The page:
CRKP is not new to California, or the rest of the country for that matter.  The Centers for Disease Control has been tracking it across 35 states since 2009.  It is young, however, compared to MRSA, according to Dr. Arjun Srinivasan, associate director of the CDC's health care-associated, infection-prevention programs.

"But in terms of mortality and morbidity, it's very, very serious," Srinivasan said.  "These infections are more difficult to treat than MRSA."

CRKP is an enterobacterium like salmonella and E. coli.

It is unclear how many cases of the 350 reported by Terashita and colleagues were fatal.  It is also unclear whether the infections stemmed from improper care at long term-care facilities or the frailty of the patients they serve.  But Terashita said infected patients tended to have health problems that often resulting in antibiotic use, which might have made them more susceptible.

Copyright 2011 ABC News Radio

Friday
Mar252011

Study: Chemical in Household Products Linked to Early Menopause

Brand X Pictures/Thinkstock(CHARLESTON, W. Va.) -- Chemicals found in everyday products such as non-stick pans, clothing, furniture, carpets and paints have been associated with the early onset of menopause, according to a new study from the West Virginia University School of Medicine.

The study published by the Journal of Clinical Endocrinology & Metabolism found that women with high levels of perfluorocarbons (PFCs) in the body had lower concentrations of estrogen compared with women with low levels of PFCs.

PFCs are chemicals that are used in many household items, including furniture, cosmetics and food packaging.

"There is no doubt that there is an association between exposure to PFCs and onset of menopause, but the causality is unclear," Sarah Knox, lead author of the study, said in a news release from the university on Wednesday.

Even though the report may not be conclusive, it's still raising eyebrows. Some doctors say they're not surprised that chemicals are altering hormone levels, but they say they need more proof.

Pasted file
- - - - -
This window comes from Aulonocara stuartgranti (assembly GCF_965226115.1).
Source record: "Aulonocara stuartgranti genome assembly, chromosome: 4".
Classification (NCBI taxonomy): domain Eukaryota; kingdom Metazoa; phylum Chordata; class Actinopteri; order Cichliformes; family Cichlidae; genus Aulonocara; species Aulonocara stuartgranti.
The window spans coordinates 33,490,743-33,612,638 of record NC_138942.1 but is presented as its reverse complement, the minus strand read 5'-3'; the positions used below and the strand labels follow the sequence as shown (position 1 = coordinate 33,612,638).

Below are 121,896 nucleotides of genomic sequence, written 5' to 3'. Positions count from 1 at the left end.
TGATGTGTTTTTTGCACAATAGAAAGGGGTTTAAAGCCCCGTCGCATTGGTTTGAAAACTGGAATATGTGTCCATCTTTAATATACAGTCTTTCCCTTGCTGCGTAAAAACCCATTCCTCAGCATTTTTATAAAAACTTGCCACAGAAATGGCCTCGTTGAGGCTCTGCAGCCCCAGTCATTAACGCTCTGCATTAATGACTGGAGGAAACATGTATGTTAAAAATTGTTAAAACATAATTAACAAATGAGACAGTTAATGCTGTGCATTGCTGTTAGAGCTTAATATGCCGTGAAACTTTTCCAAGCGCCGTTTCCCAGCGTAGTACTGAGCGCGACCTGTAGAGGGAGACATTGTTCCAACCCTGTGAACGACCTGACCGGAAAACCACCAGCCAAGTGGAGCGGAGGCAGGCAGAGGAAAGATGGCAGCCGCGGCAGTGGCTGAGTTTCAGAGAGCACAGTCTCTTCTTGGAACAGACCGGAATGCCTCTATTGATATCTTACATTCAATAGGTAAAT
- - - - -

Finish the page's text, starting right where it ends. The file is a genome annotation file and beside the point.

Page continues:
"Studies that we've done looking at these chemicals on the U.S. population show that almost everyone has these chemicals in their blood," Dana Boyd Barr, a research professor at the Rollins School of Health at Emory University in Georgia, told ABC News.

Chemical companies maintain their product is safe, but the study raises questions about whether early menopause is a new reason to worry about PFCs in general.

Copyright 2011 ABC News Radio

Friday
Mar252011

Breakthrough: Japanese Researchers Grow Sperm in Lab

BananaStock/Thinkstock(YOKOHAMA, Japan) -- Researchers in Japan have grown functioning mouse sperm in a laboratory dish, a breakthrough that has been decades in the making and holds out new hope for millions of infertile men.

The research, reported Wednesday in the journal Nature, could help scientists understand several steps of spermatogenesis, or sperm formation, at the cellular level and ultimately lead to new treatments for male infertility.

Researcher Takehiko Ogawa of Yokohama City University not only grew healthy mouse sperm in the laboratory, but also used them to produce fertile offspring, according to the study.  The sperm were produced in a test tube from the cells taken from newborn mouse testicles, and then injected into eggs to produce to twelve healthy babies, four male and eight female, which were all fertile and able to have their own babies in adulthood.

"It's really exciting," said Mary Ann Handel, a reproductive genetics research scientist at Maine's Jackson Laboratory.  "I really do think that he's really achieved a goal that a lot of people have tried over the years."

"It is a significant breakthrough," said Martin Dym, a professor of biochemistry and molecular and cellular biology at Georgetown University.  Dym was part of a team that tried, and failed, to accomplish in vitro growth of functional sperm ten years ago.  "We did make sperm, but could not succeed in getting the sperm to make pups.  [The Japanese team] has better sperm."

The potential practical applications in humans would include treating infertility, which affects an estimated 8 to 12 percent of the male population.

"So far it's been done in mice," said Dym.  "You have to show that it can work in humans."

Copyright 2011 ABC News Radio







ABC News Radio